Well, it’s that time of year again—graduation is drawing near and it’s time to say goodbye. There are seven athletes from the Portland State track team who have exhausted their eligibility, five of whom will be walking during spring graduation.
On the right track
Well, it’s that time of year again—graduation is drawing near and it’s time to say goodbye. There are seven athletes from the Portland State track team who have exhausted their eligibility, five of whom will be walking during spring graduation. The seven seniors are: Nathan Endicott, Andrew Slag, Adrienne Davis, Mikeya Nicholson, Karissa Fuller, Katie Blue and Malissa Anthony.
From a coaching standpoint it is difficult to watch seniors leave the program, especially when the group leaving is bursting with talent and full of leadership.
“We have a great group of seniors, so it will be really hard to say goodbye,” said assistant coach Cassie Stilley. “It’s a real accomplishment to stay committed and focused on your goals for four or five years. I know all the coaches sincerely thank the seniors who have been able to do just that.”
Seniors Endicott, Davis and Slag sat down and shared about their experiences at Portland State. Endicott had the longest Viking career, a total of five years, and he said a lot about the program and the many ways it helped him.
“Having athletics is a good outlet for stress or just getting away from school,” Endicott said. “It also helps you with being driven and dedicated, ’cause you have to show up for practice, you have to be on time, you have to turn in your homework on time, and [ensure] it’s complete on time. I think that will definitely carry into my work ethics after school.”
Endicott will be graduating with a civil engineering degree and hopes to pursue work in the water resources engineering field. As for further track plans, he said his running career is mostly over due to the fact that his body can’t handle more than seven years of hard, competitive distance running, but he’s looking into doing something less physical, impactive activity such as cycling.
Davis, who has been with PSU for about two years, also commented on how the program helped her, especially as an athlete and within her field of work.
“I feel like I’ve got a really well-rounded training as an athlete. When I came here, I really took in nutrition and eating better than what I did at community college,” Davis said. “Another part of being an athlete here that I really liked was the life skills and networking events that we have.”
Davis, who is a photographer, recalled that at a job fair for student athletes one of the academic advisors, Rashad Floyd, made sure a photographer was there so she could have someone to talk to. Davis said it was great because she was able to make connections and gain resources to help her begin a photography business in the future, which is her goal after graduation.
As for continuing track after school, she said that she would like to continue training somewhere and possibly enter meets as an unattached athlete.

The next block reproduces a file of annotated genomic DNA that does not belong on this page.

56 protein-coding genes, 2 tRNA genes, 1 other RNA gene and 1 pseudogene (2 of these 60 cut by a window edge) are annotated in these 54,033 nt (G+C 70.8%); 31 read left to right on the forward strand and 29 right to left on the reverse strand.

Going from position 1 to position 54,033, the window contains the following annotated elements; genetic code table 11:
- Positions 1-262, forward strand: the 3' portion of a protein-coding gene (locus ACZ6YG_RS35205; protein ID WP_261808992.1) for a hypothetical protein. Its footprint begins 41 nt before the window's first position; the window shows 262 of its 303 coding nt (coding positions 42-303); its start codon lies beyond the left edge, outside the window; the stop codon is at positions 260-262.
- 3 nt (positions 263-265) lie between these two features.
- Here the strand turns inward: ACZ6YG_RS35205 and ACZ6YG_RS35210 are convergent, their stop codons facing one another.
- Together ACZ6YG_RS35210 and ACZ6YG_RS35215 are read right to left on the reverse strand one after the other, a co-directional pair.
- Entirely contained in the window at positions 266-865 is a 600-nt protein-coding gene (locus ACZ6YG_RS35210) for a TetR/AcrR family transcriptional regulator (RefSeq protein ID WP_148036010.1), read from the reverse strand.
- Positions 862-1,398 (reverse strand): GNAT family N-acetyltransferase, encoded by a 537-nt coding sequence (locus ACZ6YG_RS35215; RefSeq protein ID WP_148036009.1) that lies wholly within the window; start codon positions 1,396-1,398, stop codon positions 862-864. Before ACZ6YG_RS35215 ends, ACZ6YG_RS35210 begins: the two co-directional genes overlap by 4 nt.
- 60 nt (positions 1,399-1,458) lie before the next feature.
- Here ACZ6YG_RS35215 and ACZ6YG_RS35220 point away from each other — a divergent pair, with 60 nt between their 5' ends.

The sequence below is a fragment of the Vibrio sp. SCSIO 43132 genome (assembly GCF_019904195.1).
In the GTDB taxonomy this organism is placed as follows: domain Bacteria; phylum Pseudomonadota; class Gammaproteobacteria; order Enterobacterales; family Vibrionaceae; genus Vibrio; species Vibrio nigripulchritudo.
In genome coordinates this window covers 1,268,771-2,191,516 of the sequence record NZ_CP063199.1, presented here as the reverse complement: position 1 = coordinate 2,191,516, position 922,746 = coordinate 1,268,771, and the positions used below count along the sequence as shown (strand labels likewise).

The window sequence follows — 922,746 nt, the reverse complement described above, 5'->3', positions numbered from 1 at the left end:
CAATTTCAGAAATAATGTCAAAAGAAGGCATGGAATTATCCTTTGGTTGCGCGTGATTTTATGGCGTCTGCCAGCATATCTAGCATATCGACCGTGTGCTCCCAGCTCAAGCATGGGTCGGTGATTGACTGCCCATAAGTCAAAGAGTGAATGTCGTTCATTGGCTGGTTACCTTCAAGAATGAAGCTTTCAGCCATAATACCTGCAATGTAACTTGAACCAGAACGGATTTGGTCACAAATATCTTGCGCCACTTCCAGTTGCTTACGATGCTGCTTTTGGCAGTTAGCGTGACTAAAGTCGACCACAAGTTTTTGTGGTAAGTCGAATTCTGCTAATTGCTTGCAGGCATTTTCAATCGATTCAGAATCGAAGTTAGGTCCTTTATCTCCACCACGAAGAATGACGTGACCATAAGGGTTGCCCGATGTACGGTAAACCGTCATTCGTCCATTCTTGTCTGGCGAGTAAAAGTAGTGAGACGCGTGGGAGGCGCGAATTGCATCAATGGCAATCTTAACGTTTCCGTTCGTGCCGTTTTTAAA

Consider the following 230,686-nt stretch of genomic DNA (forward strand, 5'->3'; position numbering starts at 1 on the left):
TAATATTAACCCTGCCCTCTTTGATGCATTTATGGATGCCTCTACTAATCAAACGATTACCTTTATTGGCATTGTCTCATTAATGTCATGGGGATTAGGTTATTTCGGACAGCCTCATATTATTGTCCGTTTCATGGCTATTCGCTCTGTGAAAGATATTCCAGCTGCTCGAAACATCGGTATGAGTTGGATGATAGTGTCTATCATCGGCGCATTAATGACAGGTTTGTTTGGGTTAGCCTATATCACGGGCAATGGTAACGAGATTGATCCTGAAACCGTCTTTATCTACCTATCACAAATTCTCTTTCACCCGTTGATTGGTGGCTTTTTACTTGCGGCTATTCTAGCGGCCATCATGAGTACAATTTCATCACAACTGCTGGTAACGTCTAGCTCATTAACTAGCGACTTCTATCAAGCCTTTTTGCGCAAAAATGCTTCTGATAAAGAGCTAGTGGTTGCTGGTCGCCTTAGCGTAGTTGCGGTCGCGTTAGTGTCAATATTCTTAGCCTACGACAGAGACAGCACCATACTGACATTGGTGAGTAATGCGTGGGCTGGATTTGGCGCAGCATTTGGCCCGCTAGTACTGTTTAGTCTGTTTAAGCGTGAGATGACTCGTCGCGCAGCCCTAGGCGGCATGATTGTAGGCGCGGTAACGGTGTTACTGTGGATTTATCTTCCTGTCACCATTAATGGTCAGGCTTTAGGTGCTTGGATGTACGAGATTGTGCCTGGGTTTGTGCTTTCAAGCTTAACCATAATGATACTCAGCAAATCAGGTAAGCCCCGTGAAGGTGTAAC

Lastly, Slag took a different spin on the question and discussed how his teammates helped him become the person he is today.
“I have to say, they helped me find out who I was a little bit more, what I actually probably liked more, and probably influenced me a little bit more on how I do general things in my life,” Slag said with a smile.
Slag’s post graduation plans are to head back home to Van Nuys, Calif., and get his teaching credentials. He also has a job lined up as an assistant coach at a high school. As for competition, he said he would like to continue running if possible in the future.
In the end, all three graduating seniors had nothing but positive things to say about their final year as a Viking. Sure, all of them experienced bumps along the way, but overall, no one felt disappointed with how their collegiate careers turned out. In fact, many athletes, including Slag, felt the experience exceeded their expectations.
For those who are still in the program now, or who are looking to join, here are some words of advice from those who have been there and done that.
“Everything is pretty much is what you make it, it is what you put in,” Endicott offered. “You can have a ‘no expectation’ attitude, just say ‘I’m going to put in my best and enjoy it the best I can.’ That’s kind of a good attitude and approach to athletics, it’s not being the most driven person ever, and athletics is not for everyone.”
Slag added, “If you feel like you did all you could do, that’s pretty much all you could have done then. You don’t want to leave a school or a program thinking you’ve failed in someway when you could have thought you could have done a little bit more.”
As for Davis, she suggests that student athletes maintain their focus.
“You can always have fun and get involved with stuff, but there are certain things that can distract you from being a successful student athlete and accomplishing your goals,” Davis said. “Have fun and keep your grades up.” ?